For what it’s worth, the story: it’s 1959. Courtland (Robertson) is throwing a party for his and Elizabeth’s (Bujold) wedding anniversary. As a waiter glides up to the camera, his torso twists to reveal a gun under his waistcoat- an ostentatious touch. La Salle (Lithgow) makes a speech hailing Courtland, his new business partner, as “cream of the New South”. That night, Elizabeth is called from the bedroom by a crying child. She and the child are kidnapped, a ransom note for $500,000 pinned to the child’s bed. Those pesky waiters!

We’re pitched straight into high tension, as with the Vertigo rooftop scene; but we just don’t know Courtland, and Elizabeth dies before she’s said a word. In Vertigo, Scottie’s emotional mutilation is deeply moving because we’ve seen him relaxed and carefree, exchanging banter with Midge. Then we watch him start to fall for Madeleine. But Elizabeth is essentially a mannequin, no personality or attributes. Even later, when Sandra asks Courtland to describe his wife, he mentions only physical aspects- her looks, her gait, her lipstick.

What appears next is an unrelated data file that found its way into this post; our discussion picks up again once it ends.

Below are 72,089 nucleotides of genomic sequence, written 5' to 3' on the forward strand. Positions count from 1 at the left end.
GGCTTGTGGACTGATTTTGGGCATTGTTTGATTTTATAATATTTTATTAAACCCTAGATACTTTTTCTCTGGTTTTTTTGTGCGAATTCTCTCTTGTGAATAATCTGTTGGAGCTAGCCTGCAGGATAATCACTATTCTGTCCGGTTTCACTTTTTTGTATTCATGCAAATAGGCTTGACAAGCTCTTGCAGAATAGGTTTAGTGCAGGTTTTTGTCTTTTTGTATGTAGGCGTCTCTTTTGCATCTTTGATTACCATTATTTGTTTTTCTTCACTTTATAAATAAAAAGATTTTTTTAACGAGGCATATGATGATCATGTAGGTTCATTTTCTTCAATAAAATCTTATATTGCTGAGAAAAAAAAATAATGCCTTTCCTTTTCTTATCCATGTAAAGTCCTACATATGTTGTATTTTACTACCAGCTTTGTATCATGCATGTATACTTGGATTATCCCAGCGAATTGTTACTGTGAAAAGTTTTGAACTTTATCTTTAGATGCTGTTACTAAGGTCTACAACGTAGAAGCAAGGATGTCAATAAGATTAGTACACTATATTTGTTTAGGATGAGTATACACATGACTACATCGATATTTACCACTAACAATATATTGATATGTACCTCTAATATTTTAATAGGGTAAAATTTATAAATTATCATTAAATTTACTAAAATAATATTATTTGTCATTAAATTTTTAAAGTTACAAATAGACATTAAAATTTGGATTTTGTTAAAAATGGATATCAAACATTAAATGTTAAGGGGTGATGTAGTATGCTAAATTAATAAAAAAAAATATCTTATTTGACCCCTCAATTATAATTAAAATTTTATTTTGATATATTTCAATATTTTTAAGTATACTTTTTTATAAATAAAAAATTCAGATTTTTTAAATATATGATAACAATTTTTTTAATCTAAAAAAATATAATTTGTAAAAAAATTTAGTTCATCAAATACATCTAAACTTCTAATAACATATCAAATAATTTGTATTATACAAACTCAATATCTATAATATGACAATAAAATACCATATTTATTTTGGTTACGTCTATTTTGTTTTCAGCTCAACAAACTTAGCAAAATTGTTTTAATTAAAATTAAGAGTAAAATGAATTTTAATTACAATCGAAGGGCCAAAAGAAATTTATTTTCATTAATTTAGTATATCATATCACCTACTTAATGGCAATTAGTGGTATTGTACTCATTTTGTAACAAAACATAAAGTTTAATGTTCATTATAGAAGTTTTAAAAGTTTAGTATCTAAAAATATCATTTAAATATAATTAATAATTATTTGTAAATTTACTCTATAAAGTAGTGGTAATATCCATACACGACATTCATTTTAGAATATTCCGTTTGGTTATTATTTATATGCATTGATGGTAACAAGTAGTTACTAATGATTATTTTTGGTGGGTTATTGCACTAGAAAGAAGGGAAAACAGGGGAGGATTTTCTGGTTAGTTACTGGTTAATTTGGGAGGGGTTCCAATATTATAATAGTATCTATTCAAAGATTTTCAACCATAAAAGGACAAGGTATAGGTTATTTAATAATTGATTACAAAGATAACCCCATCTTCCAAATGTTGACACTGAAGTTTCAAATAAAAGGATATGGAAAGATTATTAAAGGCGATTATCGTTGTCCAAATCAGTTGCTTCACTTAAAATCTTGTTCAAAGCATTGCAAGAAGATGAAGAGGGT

Courtland is prepared to hand over his wordly goods to the kidnappers, but the police advise him to give a briefcase filled with blank sheets of paper and a radio transmitter. This leads them to the hostages; the kidnappers emerge, with guns to the heads of Elizabeth and daughter. A car chase ensues; the kidnappers drive through roadblocks on a bridge, and into an oil truck- all passengers are killed and the Mississippi carries away the bodies.

Stricken with guilt that he chose not to hand over the money and therefore “killed” his family, Courtland erects a huge memorial; a parkland replica of the San Miniato facade (where he met Elizabeth). I wouldn’t have shown the church in the opening titles, when we see it later it would have been more effective had we recognised it only from the memorial. A 360-degree shot and a 1975 caption bring us to Courtland with a few grey hairs.

Business is going well and La Salle takes Courtland to meet some clients in Florence, the city that looms so large in his memory. Arno at sunset, Uffizi and all that. In a late bar, Schrader gives us the rarity of a good joke.  The balding, paunchy Italian businessmen sit with a bevy of glamorous girls in their laps, and Courtland discreetly asks how they found such beautiful wives. The Italians agree enthusiastically, and fish in their wallets for photos of ugly, sagging, bovine mammas. My wife is wonderful, she makes such good pasta and she bore me eight children.